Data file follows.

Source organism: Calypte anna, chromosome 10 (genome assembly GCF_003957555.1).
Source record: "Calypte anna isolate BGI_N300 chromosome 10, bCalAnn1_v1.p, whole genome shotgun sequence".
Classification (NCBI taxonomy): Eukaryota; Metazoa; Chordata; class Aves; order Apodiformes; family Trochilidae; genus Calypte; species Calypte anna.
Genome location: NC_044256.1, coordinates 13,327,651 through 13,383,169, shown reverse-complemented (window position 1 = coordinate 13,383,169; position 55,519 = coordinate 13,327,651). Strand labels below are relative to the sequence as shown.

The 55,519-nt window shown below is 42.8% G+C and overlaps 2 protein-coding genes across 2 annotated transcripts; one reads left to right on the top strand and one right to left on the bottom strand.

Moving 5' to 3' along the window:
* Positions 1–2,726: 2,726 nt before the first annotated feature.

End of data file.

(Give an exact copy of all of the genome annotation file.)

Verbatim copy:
Source organism: Calypte anna, chromosome 10 (genome assembly GCF_003957555.1).
Source record: "Calypte anna isolate BGI_N300 chromosome 10, bCalAnn1_v1.p, whole genome shotgun sequence".
Classification (NCBI taxonomy): Eukaryota; Metazoa; Chordata; class Aves; order Apodiformes; family Trochilidae; genus Calypte; species Calypte anna.
Genome location: NC_044256.1, coordinates 13,327,651 through 13,383,169, shown reverse-complemented (window position 1 = coordinate 13,383,169; position 55,519 = coordinate 13,327,651). Strand labels below are relative to the sequence as shown.

The 55,519-nt window shown below is 42.8% G+C and overlaps 2 protein-coding genes across 2 annotated transcripts; one reads left to right on the top strand and one right to left on the bottom strand.

Moving 5' to 3' along the window:
* Positions 1–2,726: 2,726 nt before the first annotated feature.